Walnut Point Lake: Crappies good on minnows or jigs tipped with a worm. Bass hitting crankbaits during early morning or later evening hours. Bluegills excellent on wax worms and red wigglers. Channel catfish excellent on chicken livers in approximately 4 to 6 feet of water.
Lake Paradise: Crankbaits and spinners catching bass around rip-rap. Bluegills good on meal worms or wax worms. Catfish excellent on stinkbaits and nightcrawlers.
Southern Illinois Fishing Reports
Southern Illinois Fishing Report - February 5th, 2016
Posted on Thu, 04 Feb 2016
Note: Flooding and high water on lakes that were producing quality fishing before Christmas have suffered from the high water. Also, many roadways were dangerous due to flooding. Take precautions.
Crab Orchard Lake: Bass action has slowed. Bluegills being caught on worms. Panfish, in general, are biting good on worms under ice and in weedbeds.
Baldwin Lake: Bass and catfish biting in warm-water areas. Bass hitting spinners. Catfish being caught on liver. Bluegills are slow but will hit on meal worms or wax worms occasionally.
Carlyle Lake: Channel cats are good on the lake for anglers drifting or jug fishing with cut bait or leeches. Crappies good below the dam.
Kinkaid Lake: Muskie action steady. Anglers expect February to be good for muskies if temperatures stay above 30 degrees. Spinnerbaits and shallow running baits are the most effective. Catfish and bluegill action has been slow. However, bass anglers are reporting good success on spinnerbaits.
Lake of Egypt: Crappies and bluegills being caught on waxworms near structure. Bass are still rated fair on soft plastics.
Rend Lake: Crappies are still rated good on minnows, chartreuse jigs, white jigs and pink/green jigs. Fish are being caught over Christmas tree sets and near bridge pillars in 6-10 feet of water.
Lake Murphysboro: Crappies and bluegills fair on minnows and waxworms near structure. Bass are still rated fair on soft plastics. Catfish action fair, fishing shrimp in shallow water.
Pinckneyville Lake: Bass good on cranks and spinners. Bluegills good on worms. A few catfish being caught, but mostly small.
Silver Lake (Highland): Bass picking up on crankbaits and spinnerbaits. Crappies fair on minnows. Channel catfish good on liver and nightcrawlers. Bluegills fair on worms. Saugers fair using jigs.
Illinois Rivers Fishing Reports
Illinois Rivers Fishing Report - February 5th, 2016
Posted on Thu, 04 Feb 2016
Fox River: Water remains high. Bass, especially smallmouths, are hanging in shallow areas where there is open water. Look for them in some of the warm-water discharges found along the river. Minnows work well with a small hook and a few split shot about 12 inches above the hook. Cast into eddies. Bounce jigs with white or crawfish-colored twister tails to produce consistent action. Work the jig slow and fish the current seams and slack water.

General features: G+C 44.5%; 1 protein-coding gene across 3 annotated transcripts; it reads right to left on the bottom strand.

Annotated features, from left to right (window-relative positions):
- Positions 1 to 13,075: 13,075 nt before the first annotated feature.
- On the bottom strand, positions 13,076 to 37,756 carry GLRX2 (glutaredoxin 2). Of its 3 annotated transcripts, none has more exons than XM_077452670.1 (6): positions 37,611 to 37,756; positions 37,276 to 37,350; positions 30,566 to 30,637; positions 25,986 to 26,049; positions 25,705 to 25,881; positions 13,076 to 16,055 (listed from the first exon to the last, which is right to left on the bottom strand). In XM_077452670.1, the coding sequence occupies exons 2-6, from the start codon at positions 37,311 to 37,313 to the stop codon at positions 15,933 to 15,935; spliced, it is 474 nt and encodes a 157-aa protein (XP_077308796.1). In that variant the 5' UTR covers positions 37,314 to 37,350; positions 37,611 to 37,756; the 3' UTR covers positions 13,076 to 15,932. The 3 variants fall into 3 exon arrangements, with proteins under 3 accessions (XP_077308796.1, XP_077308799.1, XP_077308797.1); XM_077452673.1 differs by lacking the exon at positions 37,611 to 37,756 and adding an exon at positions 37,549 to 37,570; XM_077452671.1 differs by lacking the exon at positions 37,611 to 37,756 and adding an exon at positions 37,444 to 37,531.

At the dams, walleyes are bunching up and are biting on a number of presentations. There have been few reports of some large fish being caught on minnow-style stickbaits as well as jig-and-minnow combination. Look for the deeper holes that are surrounded by gravel bottoms and rocky structure. The bite has been best just after dark and prior to sunrise. These fish are moving around a lot, so cover an area really well to trigger one of these big girls to strike.
Illinois River: There have been very few reports from the river as the cold weather has kept most off the open water. This time of year the sauger bite can really turn on in the deeper wintering holes. Vertical jigging jigs with minnows or using a floater jig and lindy rigging minnows have been doing well. Also casting or vertical jigging blade-style baits. Check the water conditions prior to heading out as the river at this stage can get dicey.
There continues to be a good sauger bite at Ottawa. Reports indicate that fish are being caught on jig and minnows as well as pulling three-way rigs with stickbaits. Take caution this time of year as the river’s flow can change quickly with the melting snow and rains. This can be a very productive time but you will want to keep an eye on the flows and levels prior to your trip.
Des Plaines River: The pike are starting to get aggressive. There have been some reported catches of northern pike on in-line spinners. Find the open water areas with good current nearby. The fish are feeding well, and you may be able to entice one or two into hitting a natural presentation.
Rock River: The river generally averages about 15 feet in depth in the main channel, but between Dixon and Sterling, depths may drop to 50 feet. The bottom is largely bed rock, but there are extensive gravel areas and some places where the bottom is covered with a layer of mud or silt. High water this winter requires anglers to be cautious.
From where it departs, Wisconsin to the mouth of the Kishwaukee River, the prime fishing spots are the dams at Rockton and Rockford and the tributary streams, which include the Pecatonica River and Willow Creek. Ramps are located in the Forest Preserve at Rockton, at Harlem Road south of North Park and at Blackhawk Park.